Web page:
By Nick Sisley, Shotgun Life
The Franchi Aspire is going to be particularly favored by the upland bird hunting community.
Franchi’s Aspire is a great looking sub-gauge over/under that, with a suggested retail price of $2,299, won’t scare your plastic credit card into melt-down mode (let’s call it a mid-priced shotgun). While over/under birds guns in that price range are usually coming out of Turkey, the Franchi Aspire is Italian made, in close proximity to many of the other great Italian shotgun names – yes the legendary town of Brescia.
The affordable, subgauge Franchi Aspire over/under.
Assuming that customers will be upland gunners, the boxlock Franchi Aspire is available only in 28 gauge and .410. In fact, the 28 gauge and .410 barrels are interchangeable on the scaled, case-colored receiver, although Franchi doesn’t currently sell the Aspire barrels separately. The frame measures 2.35 inches top to bottom. The lower edges of the receiver are rounded to an aesthetic ergonomic – resulting both in an elegant look and the reduction of a few ounces of metal. Don’t forget that a shotgun like this is probably going to be carried plenty – tramping for grouse, woodcock and quail – and thus not shot all that much. Such hunting conditions mean the Franchi Aspire’s low weight of 6 pounds, 2 ounces becomes a genuine advantage.
There’s no receiver engraving save around the outside of the replaceable trunnions. On the bottom, “Aspire” is in gold plus there’s “Franchi” and “Made in Italy.” There is an “F” for Franchi in gold on the trigger guard. Inside said receiver the barrels, of course, pivot on the trunnions. The other part of the receiver lock up is a receiver-wide bolt at the bottom of the frame, which moves into lugs milled into the bottom of the monobloc upon closing the gun. The ejectors worked flawlessly for me – tossing the 28-gauge empties a respectable distance.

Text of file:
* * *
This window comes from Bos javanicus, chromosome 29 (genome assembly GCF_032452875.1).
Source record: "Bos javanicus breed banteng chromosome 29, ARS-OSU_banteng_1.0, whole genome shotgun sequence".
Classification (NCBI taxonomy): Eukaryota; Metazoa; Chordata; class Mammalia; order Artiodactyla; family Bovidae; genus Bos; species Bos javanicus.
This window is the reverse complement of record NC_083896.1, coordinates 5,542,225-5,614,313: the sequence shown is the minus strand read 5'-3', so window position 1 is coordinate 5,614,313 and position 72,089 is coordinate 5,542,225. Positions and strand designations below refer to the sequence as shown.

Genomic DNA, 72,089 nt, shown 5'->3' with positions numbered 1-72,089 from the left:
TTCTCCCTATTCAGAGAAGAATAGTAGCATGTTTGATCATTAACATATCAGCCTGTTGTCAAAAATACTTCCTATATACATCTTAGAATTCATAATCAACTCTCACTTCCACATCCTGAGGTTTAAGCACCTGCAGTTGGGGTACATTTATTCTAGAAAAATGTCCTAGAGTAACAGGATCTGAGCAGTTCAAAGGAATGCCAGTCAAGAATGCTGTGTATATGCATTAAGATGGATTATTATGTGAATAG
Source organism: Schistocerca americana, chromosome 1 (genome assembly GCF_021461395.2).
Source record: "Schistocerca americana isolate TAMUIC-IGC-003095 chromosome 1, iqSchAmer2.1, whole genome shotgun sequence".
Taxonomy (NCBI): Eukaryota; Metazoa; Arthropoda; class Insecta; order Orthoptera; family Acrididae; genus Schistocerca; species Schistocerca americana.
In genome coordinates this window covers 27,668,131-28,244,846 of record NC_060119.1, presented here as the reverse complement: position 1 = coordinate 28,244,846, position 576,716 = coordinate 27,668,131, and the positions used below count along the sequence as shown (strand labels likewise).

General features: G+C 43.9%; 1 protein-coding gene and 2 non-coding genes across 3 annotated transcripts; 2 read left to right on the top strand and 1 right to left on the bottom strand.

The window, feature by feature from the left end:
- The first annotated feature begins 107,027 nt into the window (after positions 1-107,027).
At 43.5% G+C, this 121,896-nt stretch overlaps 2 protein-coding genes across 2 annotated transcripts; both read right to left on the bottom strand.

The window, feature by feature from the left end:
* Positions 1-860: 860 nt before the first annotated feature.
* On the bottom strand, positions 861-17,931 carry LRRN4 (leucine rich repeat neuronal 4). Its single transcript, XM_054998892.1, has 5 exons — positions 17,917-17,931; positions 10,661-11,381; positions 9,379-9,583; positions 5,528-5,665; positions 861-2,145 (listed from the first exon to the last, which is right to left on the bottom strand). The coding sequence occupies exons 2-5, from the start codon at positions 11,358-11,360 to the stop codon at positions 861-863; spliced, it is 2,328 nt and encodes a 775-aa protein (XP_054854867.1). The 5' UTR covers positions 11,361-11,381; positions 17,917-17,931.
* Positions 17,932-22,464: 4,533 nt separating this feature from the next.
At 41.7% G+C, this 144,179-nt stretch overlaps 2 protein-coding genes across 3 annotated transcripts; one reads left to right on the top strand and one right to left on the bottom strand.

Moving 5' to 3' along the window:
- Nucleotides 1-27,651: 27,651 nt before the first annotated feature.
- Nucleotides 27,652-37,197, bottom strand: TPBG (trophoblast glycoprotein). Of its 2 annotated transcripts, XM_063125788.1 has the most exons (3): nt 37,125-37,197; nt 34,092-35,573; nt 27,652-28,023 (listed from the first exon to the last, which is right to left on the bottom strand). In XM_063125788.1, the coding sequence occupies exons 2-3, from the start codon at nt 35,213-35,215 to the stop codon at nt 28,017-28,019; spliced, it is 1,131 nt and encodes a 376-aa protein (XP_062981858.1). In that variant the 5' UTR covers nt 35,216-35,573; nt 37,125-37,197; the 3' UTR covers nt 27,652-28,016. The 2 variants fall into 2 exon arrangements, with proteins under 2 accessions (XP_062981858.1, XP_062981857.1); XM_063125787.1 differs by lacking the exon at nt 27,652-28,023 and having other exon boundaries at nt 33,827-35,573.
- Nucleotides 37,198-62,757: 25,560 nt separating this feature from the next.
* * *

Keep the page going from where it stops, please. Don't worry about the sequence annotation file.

The Franci Aspire receiver up close.
The forend is removed by pushing backward on a button-type device. Said forend comes off easily, goes back on easily, and it’s tight with no wobble once in place. The trigger is gold plated. The barrel selector is the common type found on the thumb safety. That safety is automatic; when shooting clay target practice you have to remember to push the safety forward before calling or as you call for the bird.
The barrels appeared well-struck as I see no rippling – just the even, dark-blue finish from one end to the other. There’s a solid rib between the barrels that adds heft to the light shotgun for a steadier swing. The top vent rib is narrow – usually preferred on small gauge hunting guns – ¼-inch from stem to stern. A “glow” type bead is at the muzzle end.
Three screw-in, flush chokes ship with the Franchi Aspire: Improved Cylinder, Modified and Full. The Full constriction was too tight to measure with my Baker Barrel Reader probe. The Modified constriction was .529 and the Improved Cylinder was .538. Both barrels measured .550. For close work on grouse and woodcock I would have preferred Cylinder and a second top barrel choke with .004 constriction.
The slender forend of the Franchi Aspire provided comfort and style.